A weed is a weed is a weed to most people, but to roadside biologist Trelen Wilson the good weeds can be trained to go after the bad ones.
The noxious weeds, the ones he and other weed commissioners are required by law to stamp out, are the enemy since they compete with crops and plug up drain tiles.
The common method is to spray them with chemicals like 2,4-D. "We've been doing that for 30 years and it has not been successful," said Wilson, roadside biologist for Story County. "What we've done is simply create 2,4-D-resistant thistle and snake grass."
The good weeds to Wilson are the same plants that sodbusters turned under years ago to make way for farm fields: native prairie.
Prairie plants don't wander into soybean fields, they're excellent ground cover for wildlife and, like eager athletes, they can be trained to win.
"They're well-behaved," said Wilson. "They compete against misbehaved ones but they don't cause trouble. They know their place."
Given enough time, the prairie plants would defeat the misbehaved weeds--pigweed, lamb's-quarters, foxtail, ragweed and other miscreants that thrive in places where the soil is disturbed.
"In a hundred years if you left everything alone, it would be prairie again," said Wilson. "Maybe less if conditions were extremely dry," which favors prairie.
But farmers don't have that much time and since spraying hasn't been very successful, Story and several other counties are trying the new approach of coaxing prairie plants to battle the noxious ones.
"Instead of the strong-arm technique, you use all the tools," said Wilson. "You use nature instead of fighting it. You want the best-adapted plant community living in the ditches. Otherwise you'll have weeds."
Others in similar positions around Iowa are enthused about the prospect of prairie-versus-weed.
"We're really excited about it," said Lee County Engineer Dennis Osipowicz. "We were looking for another way to handle noxious weeds and brush. The board (of supervisors) doesn't like spraying, and I'm not crazy about it either."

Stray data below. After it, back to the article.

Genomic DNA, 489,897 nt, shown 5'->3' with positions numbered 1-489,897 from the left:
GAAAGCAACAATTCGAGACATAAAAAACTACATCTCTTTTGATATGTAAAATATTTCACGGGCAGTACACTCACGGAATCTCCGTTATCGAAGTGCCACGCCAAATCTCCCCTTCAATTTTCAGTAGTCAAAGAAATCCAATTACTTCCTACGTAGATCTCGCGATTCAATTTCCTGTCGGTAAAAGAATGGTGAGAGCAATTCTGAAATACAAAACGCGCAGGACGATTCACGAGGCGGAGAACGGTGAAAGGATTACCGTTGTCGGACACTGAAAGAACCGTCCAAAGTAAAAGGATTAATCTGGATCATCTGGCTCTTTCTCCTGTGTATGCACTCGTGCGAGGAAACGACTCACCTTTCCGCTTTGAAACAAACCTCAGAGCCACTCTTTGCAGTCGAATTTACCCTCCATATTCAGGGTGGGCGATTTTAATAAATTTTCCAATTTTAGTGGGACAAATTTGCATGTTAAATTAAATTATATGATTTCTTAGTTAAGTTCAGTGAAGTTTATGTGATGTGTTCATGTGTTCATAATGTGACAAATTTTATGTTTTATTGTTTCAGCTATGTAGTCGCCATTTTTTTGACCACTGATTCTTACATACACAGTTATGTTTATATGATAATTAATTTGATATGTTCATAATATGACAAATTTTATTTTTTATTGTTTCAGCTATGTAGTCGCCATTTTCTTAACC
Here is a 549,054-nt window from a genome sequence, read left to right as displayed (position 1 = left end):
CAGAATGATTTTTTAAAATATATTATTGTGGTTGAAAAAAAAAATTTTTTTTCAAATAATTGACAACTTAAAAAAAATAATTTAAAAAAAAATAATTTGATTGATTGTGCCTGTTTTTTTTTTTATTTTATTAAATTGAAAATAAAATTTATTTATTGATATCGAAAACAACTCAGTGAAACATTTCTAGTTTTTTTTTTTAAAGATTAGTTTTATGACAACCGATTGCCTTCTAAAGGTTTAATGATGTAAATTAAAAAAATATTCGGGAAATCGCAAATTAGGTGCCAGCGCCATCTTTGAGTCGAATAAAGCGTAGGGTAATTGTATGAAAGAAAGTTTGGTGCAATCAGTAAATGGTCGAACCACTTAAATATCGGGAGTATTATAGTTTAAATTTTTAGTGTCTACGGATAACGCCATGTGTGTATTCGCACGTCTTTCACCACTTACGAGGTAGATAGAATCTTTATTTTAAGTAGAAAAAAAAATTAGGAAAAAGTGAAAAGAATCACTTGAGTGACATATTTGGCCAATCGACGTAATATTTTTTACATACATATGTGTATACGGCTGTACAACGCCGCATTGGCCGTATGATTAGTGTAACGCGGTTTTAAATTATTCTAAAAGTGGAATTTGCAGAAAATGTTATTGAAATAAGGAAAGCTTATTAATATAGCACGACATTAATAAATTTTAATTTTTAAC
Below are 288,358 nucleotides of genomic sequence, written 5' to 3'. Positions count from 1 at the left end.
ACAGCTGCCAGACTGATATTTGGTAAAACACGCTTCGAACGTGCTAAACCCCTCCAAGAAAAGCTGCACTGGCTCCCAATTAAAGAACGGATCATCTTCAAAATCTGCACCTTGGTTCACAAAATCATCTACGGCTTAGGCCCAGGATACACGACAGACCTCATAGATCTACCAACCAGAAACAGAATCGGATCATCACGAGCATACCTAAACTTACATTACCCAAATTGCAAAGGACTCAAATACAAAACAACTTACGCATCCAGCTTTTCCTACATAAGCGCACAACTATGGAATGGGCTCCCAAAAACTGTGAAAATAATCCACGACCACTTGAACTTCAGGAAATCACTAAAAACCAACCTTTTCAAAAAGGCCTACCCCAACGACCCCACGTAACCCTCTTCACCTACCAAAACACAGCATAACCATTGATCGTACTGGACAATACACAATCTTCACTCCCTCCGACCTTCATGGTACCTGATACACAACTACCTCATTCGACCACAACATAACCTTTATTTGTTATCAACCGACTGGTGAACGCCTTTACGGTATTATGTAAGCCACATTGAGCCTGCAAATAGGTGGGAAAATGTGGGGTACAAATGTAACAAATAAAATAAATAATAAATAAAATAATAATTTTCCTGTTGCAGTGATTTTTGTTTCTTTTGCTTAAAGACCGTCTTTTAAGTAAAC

"Everybody's coming to the realization that chemicals aren't the ultimate solution," said Jackson County engineer Steve DeVries.
Still, roadside spraying is the rule in Iowa. All but nine of 91 counties responding to a 1986 survey do at least some spraying, and six still spray every ditch. But complaints from landowners, fears of pollution and cost of chemicals have driven several counties to try alternatives.
The problem with prairie is that it takes time to flourish and it needs regular maintenance, mainly a spring burn-off every other year or so to discourage woody pests and to rejuvenate the grasses.
Plus, prairies look different. To the untrained eye, prairies look ragged and weedy. Wilson says some residents can't understand why the ditches simply aren't mowed and manicured. Aside from the cost and man hours required, he explained, mowing doesn't work much better than spraying. "It's a disturbance and favors certain weeds."
"We have to change the public's ideas about the roadsides," Wilson said. Instead of being on the defensive about odd-looking ditches, perhaps Iowa should follow Texas' lead. Wilson said Texas has planted wildflowers in some ditches and proclaimed them to be a tourist attraction.
A feature of roadside ditches that makes them difficult to manage, Wilson said, is that they are often disturbed. Soil will either wash or blow in or sometimes the county engineer comes and scrapes it out, leaving bare soil.
Bare spots are fertile territory for fast-moving weeds and are no match for slow-going prairie, which is where Wilson and the other roadside experts come into play.
Lee County conservationist Bob Burchett says one of the key combinations is to blend cool and hot weather grasses, the first to get started in the spring and fall and the other to take hold during the dry months.
"Prairie forms a community that works well together. They're stronger than the sum of the whole. They help one another," Wilson said.
He said he'd like to plant prairie in 85% of Story County's 950 miles of roadway ditches. If it works, there would be little for a roadside biologist to do. "I'd like to work myself out of a job in 10 years," he said.